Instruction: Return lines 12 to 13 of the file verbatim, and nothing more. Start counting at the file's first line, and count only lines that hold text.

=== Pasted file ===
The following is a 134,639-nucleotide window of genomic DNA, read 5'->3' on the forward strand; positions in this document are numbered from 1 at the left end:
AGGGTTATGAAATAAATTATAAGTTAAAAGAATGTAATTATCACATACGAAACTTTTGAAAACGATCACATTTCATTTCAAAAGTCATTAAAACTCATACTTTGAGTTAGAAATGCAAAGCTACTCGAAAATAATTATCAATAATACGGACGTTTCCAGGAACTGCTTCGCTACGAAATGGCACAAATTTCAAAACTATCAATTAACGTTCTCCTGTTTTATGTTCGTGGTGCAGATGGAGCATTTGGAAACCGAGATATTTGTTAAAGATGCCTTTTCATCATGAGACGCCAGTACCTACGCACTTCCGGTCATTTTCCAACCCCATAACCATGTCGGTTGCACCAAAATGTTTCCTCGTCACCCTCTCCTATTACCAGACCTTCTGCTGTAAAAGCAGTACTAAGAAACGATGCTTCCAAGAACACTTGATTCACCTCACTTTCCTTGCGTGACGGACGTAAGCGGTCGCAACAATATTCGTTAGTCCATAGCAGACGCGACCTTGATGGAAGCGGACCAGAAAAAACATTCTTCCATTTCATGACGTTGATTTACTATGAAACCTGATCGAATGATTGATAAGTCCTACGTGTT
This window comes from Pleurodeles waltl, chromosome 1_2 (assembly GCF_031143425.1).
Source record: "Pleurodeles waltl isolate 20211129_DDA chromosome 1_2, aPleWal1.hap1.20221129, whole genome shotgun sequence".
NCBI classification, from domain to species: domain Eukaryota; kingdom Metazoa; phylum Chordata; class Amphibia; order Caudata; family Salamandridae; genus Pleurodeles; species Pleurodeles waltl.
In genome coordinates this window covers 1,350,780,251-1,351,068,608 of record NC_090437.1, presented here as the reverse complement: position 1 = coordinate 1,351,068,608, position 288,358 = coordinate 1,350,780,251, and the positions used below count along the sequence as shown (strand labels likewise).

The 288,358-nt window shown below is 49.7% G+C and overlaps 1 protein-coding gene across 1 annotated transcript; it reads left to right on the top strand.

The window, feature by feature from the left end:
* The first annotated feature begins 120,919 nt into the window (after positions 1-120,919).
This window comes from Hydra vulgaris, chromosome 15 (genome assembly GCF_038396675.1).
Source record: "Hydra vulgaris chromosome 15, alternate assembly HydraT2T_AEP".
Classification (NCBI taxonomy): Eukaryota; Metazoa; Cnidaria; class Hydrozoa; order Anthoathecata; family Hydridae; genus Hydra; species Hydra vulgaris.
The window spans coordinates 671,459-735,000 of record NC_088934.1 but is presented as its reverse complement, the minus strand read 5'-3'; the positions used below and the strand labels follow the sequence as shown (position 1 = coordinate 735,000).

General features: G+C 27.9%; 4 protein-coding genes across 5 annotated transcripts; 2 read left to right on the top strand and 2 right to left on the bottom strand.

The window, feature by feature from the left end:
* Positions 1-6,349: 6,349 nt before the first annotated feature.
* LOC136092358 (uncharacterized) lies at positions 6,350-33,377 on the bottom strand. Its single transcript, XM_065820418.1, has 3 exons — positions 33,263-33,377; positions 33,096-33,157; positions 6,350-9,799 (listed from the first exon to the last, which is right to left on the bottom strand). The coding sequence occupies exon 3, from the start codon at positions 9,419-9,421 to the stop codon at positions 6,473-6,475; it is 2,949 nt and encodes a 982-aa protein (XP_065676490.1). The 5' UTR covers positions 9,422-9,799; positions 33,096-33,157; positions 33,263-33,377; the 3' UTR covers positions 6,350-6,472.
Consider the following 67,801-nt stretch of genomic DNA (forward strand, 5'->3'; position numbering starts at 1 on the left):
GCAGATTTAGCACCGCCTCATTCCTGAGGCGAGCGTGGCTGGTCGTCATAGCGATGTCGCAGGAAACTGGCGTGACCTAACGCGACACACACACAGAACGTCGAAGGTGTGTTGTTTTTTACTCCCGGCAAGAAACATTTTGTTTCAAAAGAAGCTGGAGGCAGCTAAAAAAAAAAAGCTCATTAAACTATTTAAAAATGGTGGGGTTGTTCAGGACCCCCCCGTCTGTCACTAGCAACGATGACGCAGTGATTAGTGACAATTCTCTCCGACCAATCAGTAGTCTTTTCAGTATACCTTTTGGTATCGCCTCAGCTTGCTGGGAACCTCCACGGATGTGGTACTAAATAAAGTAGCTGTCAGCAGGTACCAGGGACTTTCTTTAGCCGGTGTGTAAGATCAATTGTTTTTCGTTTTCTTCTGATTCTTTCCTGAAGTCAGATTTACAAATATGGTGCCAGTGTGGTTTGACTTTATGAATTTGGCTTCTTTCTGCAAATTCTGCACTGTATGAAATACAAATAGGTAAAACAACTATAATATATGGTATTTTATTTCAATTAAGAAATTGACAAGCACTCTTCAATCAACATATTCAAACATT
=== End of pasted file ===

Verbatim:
Classification (NCBI taxonomy): Eukaryota; Metazoa; Cnidaria; class Hydrozoa; order Anthoathecata; family Hydridae; genus Hydra; species Hydra vulgaris.
The window spans coordinates 671,459-735,000 of record NC_088934.1 but is presented as its reverse complement, the minus strand read 5'-3'; the positions used below and the strand labels follow the sequence as shown (position 1 = coordinate 735,000).